Issues affecting more than one year. Records that support figures affecting multiple years, such as carryovers of charitable deductions, net operating loss carrybacks or carryforwards, or casualty losses, need to be saved until the deductions no longer have effect, plus seven years, according to IRS instructions.

For Businesses

The record-retention guidelines are slightly different for businesses. Here are the basics.

Employee records. Keep personnel records for three years after an employee has been terminated. Also maintain records that support employee earnings for at least four years. This timeframe should cover various state and federal requirements. (However, don’t throw away records that might involve unclaimed property, such as a final paycheck not claimed by a former employee.) Timecards specifically must be kept for at least three years if your business engages in interstate commerce and is subject to the Fair Labor Standards Act. However, it’s a best practice for all businesses to keep the files for several years in case questions arise.

Employment tax records. Keep four years from the date the tax was due or the date it was paid, whichever is longer.

Travel and entertainment records. For travel and transportation expenses supported by mileage logs and other receipts, keep supporting documents for the three-year statute of limitations.

Sales tax returns. State regulations vary. For example, New York generally requires sales tax records to be retained for three years, while California requires four years, and Arkansas, six. Check with your tax advisor.

Business property. Records used to substantiate the cost and deductions (such as depreciation, amortization and depletion) associated with business property must be maintained to determine the basis and gain (or loss) on the sale. Keep these for as long as you own the asset, plus seven years, according to IRS guidelines.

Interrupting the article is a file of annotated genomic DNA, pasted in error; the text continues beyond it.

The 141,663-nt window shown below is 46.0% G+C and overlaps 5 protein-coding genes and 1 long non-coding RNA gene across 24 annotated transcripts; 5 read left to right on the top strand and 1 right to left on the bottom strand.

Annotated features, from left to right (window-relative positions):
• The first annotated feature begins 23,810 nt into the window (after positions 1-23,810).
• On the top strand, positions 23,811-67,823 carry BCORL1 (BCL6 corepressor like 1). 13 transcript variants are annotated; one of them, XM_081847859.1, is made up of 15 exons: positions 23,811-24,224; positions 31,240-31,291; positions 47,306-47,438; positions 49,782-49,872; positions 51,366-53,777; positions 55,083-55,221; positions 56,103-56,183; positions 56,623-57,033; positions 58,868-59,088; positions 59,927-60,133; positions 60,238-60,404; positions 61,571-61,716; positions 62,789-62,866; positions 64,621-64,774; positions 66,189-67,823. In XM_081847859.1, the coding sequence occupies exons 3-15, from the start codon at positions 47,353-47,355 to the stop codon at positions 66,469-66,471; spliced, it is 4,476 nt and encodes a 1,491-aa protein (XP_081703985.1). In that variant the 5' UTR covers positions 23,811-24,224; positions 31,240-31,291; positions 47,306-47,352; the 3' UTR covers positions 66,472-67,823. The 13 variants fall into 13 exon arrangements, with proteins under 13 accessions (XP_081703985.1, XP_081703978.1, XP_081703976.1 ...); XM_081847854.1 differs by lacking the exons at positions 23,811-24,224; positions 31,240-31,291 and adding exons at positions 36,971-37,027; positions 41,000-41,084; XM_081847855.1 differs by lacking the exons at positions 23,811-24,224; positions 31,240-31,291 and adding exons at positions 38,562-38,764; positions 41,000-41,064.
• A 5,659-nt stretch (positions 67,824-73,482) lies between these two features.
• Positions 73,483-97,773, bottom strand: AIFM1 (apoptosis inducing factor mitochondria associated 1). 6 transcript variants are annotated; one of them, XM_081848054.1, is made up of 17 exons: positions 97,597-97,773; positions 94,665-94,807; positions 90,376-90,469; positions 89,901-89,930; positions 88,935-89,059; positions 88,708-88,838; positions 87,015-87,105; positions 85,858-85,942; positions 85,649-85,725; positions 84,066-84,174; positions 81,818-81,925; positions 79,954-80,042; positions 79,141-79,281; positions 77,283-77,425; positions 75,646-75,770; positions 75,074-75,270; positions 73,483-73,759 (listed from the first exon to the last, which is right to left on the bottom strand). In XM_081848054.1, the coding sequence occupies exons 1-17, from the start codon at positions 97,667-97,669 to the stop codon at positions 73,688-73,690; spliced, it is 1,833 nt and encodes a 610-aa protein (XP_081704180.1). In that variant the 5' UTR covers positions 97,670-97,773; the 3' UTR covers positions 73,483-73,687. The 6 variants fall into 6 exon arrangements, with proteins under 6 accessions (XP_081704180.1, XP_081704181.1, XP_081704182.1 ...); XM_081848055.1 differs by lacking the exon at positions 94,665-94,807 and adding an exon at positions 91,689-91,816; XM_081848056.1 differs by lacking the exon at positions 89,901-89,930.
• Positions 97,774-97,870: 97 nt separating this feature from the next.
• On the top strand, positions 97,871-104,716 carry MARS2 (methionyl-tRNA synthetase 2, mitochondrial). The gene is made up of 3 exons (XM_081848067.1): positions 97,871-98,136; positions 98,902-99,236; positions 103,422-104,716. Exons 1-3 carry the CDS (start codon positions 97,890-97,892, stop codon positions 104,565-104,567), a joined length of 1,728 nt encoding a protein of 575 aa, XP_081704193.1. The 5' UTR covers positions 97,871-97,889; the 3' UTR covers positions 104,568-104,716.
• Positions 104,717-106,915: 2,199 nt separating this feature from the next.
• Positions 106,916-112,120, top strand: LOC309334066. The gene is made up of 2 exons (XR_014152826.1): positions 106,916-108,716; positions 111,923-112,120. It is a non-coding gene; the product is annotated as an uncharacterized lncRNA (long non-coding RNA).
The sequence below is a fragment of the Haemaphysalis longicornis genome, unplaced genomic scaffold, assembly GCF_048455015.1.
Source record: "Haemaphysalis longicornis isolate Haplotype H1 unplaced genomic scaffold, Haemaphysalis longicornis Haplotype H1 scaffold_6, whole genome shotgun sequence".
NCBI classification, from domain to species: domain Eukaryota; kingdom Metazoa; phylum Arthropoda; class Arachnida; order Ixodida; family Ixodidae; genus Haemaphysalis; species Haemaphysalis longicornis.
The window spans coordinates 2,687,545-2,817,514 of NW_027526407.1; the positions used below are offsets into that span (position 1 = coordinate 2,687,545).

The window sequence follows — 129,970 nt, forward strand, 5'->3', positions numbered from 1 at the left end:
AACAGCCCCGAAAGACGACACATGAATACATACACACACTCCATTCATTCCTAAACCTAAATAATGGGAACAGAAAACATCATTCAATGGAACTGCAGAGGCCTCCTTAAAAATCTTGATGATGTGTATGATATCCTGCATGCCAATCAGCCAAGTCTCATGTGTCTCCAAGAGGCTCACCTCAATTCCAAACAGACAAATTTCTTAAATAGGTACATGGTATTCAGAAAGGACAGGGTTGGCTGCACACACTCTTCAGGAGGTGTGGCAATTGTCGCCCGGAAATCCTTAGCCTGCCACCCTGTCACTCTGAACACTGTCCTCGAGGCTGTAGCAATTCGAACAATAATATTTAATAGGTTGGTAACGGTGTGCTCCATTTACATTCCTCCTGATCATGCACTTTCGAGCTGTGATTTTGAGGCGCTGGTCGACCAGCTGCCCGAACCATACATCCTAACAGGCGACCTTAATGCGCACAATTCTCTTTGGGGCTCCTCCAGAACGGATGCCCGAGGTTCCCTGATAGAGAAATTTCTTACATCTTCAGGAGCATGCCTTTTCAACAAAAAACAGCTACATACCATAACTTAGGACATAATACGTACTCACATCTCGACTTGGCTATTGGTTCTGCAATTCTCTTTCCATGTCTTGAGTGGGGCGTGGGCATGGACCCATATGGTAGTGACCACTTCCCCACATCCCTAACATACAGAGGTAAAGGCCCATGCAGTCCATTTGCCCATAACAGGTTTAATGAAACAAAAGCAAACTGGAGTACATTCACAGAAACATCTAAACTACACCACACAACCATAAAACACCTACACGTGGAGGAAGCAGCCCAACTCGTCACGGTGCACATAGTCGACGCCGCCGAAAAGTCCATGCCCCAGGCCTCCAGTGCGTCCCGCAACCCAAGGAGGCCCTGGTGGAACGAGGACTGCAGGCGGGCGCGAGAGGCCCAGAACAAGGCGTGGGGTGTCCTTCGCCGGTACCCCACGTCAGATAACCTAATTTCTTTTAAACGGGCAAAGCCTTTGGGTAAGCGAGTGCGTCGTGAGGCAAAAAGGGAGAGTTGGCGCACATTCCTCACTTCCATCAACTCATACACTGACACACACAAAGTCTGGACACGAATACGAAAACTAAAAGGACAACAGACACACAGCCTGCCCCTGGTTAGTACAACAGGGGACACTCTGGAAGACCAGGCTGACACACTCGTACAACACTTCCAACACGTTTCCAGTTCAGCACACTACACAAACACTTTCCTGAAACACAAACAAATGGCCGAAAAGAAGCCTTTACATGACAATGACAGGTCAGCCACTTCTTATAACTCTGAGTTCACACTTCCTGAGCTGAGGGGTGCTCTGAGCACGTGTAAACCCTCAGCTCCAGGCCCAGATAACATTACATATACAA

Proper Disposal Protocol

Regardless of whether you’re tossing out personal or business financial documents, always shred them thoroughly first. Also, use proper disposal protocol for any computers and other electronic equipment (such as printers and copiers) that may contain financial data. Simply deleting files using File Manager isn’t enough. Unless you use proper disposal protocol, tech-savvy hackers may be able to recreate sensitive data from the device’s hard drive when it was thrown out, donated to a charity, or returned to the lessor after the lease term expired.

Still Not a Paperless Society

E-filing is on the upswing. According to the Data Book released by the IRS in March, about 69% of tax returns were filed electronically in fiscal year 2016, up from about 65% in fiscal year 2014. You might think those numbers suggest we’re close to becoming a paperless society, at least when it comes to filing income taxes. That would be a wrong assumption.

Even if you recently filed your 2016 tax return electronically, you probably printed out a hard copy for your files. Add that paper to the financial reports, bank statements, receipts and other documents you may have been holding onto for years and it’s likely your filing cabinets and closets are overflowing with paper.